more than 30 workers of Raven Software have come together to create the first union in the video game industry in the United States. They are members of the QA team (quality assurance, the division in charge of carrying out processes to evaluate the technical quality of the games) that participate in the development of Call of Duty: Warzone, the successful battle royale from Activision Blizzard. 78% of employees have voted in favor of this union and now they ask the company to recognize it.
Under the name of Game Workers Alliance and with the support of other worker groups, such as the Communications Workers Union of America and the group A Better ABK, which is fighting to improve working conditions at Activision Blizzard after cases of harassment, this new union was born to face downsizing to take place on January 28: In December, the company announced a total of 12 layoffs, reducing the number of people working by more than 30% (there are currently around 40 workers on the QA team).
“We formed @WeAreGWA because my colleagues and I want to have our voices heard and we want to see changes that reflect the wants and needs of both the gaming community and the workers who create these incredible products.” – Brent Reel, QA Lead at Raven.https://t.co/WLwYxl2TKw CWA (@CWAUnion) January 21, 2022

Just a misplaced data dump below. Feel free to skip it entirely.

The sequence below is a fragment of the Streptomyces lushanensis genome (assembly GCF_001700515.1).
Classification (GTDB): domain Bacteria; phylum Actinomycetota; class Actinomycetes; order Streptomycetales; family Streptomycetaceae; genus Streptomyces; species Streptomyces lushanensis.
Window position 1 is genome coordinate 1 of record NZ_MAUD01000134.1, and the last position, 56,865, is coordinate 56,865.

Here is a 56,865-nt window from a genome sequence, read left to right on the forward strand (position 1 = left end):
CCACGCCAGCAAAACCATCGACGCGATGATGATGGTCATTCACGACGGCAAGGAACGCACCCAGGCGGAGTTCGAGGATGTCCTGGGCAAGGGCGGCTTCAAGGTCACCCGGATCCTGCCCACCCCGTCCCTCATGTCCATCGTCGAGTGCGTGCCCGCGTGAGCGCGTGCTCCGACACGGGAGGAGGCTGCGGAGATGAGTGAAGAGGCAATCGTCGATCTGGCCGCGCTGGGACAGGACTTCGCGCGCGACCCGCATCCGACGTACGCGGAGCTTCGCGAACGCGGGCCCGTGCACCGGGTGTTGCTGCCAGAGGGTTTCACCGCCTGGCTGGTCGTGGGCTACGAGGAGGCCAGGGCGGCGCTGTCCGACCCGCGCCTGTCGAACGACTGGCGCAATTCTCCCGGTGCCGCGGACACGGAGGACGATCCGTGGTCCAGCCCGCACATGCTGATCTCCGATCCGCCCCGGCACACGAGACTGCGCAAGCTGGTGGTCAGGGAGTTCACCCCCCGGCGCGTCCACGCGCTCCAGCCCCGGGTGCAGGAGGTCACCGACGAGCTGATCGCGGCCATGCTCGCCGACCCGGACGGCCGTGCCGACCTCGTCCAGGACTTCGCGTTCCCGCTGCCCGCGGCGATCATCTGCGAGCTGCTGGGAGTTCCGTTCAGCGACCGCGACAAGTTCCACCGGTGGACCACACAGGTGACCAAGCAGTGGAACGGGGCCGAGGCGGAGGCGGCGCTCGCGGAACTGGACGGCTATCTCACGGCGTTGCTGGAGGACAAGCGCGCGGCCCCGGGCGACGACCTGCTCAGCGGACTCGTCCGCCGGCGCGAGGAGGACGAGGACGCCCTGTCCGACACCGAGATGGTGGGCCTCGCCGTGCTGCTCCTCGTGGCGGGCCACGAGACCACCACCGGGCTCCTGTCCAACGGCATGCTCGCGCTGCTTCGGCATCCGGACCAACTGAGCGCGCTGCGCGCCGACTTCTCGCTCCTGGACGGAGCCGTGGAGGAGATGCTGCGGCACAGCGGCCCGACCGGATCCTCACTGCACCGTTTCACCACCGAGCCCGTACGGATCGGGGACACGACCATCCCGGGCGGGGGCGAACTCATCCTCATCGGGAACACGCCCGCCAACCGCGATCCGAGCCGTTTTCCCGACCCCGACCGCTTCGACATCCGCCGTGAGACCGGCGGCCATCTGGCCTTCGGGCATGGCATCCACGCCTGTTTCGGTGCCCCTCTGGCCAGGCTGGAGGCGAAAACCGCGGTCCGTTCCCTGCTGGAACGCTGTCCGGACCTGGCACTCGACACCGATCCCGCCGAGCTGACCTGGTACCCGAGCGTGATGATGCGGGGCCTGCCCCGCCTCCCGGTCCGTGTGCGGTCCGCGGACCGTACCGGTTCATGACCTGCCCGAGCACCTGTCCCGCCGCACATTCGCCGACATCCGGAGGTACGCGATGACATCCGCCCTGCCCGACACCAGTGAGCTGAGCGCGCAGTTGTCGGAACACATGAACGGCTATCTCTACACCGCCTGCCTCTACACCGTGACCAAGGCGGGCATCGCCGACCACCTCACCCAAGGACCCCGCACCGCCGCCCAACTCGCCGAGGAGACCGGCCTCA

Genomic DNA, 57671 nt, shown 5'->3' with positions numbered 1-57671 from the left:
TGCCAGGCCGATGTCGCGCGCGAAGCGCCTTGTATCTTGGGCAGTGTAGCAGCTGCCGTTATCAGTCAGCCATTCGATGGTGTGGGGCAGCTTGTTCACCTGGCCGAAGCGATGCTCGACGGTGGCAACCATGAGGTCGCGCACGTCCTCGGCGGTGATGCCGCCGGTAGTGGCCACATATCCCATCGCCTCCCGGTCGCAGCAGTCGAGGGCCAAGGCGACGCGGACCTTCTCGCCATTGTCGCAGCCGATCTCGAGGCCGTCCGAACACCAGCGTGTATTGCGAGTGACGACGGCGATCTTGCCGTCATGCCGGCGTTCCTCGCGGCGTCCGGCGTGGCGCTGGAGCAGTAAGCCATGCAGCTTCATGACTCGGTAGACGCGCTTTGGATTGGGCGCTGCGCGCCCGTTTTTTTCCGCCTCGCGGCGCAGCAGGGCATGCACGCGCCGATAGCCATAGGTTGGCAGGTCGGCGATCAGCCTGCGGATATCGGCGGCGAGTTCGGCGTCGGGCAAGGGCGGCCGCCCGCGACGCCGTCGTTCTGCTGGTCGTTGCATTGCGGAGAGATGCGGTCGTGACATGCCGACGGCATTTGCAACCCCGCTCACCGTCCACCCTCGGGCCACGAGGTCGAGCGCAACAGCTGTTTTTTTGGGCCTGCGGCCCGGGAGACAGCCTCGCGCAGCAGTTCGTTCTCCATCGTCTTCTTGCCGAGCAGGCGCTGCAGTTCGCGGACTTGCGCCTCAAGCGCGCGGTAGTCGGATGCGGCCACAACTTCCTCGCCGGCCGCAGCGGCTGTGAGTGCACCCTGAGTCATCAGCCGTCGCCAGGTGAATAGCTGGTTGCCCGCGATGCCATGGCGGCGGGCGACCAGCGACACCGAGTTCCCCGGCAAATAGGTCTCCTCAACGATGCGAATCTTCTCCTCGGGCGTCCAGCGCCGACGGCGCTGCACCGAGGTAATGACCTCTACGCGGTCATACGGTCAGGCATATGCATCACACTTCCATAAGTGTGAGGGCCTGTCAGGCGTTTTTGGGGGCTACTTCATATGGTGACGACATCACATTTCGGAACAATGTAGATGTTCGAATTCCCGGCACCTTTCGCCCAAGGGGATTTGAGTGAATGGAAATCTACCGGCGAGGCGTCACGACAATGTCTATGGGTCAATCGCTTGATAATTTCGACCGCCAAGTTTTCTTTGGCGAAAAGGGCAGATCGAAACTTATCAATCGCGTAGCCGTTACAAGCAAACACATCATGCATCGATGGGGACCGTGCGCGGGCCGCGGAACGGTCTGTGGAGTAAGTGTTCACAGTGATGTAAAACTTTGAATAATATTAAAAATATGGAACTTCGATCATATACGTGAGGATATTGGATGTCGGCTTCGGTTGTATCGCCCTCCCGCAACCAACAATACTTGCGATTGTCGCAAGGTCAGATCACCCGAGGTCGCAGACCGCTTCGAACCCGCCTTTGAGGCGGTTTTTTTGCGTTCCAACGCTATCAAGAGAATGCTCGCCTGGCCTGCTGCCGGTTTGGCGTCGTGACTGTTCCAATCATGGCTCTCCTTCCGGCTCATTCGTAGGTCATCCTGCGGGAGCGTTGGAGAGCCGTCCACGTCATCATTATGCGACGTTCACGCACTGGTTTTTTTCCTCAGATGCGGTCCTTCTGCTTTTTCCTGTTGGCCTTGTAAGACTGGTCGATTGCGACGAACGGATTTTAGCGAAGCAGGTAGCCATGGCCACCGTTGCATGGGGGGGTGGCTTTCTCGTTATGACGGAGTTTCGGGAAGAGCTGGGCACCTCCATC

They fight against layoffs, but also seek better conditions
This group of employees has been protesting the job cuts at the studio since December, above all because they consider that the dismissals have no reason to be and they assure that the decision comes at a time when the project they work on, Call of Duty: Warzone, you are entering more than five million dollars a day. Of course, although the motivation for the creation of the union is contextual, those responsible for the Game Workers Alliance want to work to improve the general conditions of the study, achieving better wages, opportunities and better job management that does not lead to crunch.
The Raven Software workers’ union arrives in the same week as the announcement of the purchase of Activision Blizzard by Microsoft with a statement in which Satya Nadella, CEO de Microsoft, spoke of giving players and creators the importance they deserve to make video games a “safe, inclusive and accessible space for everyone”.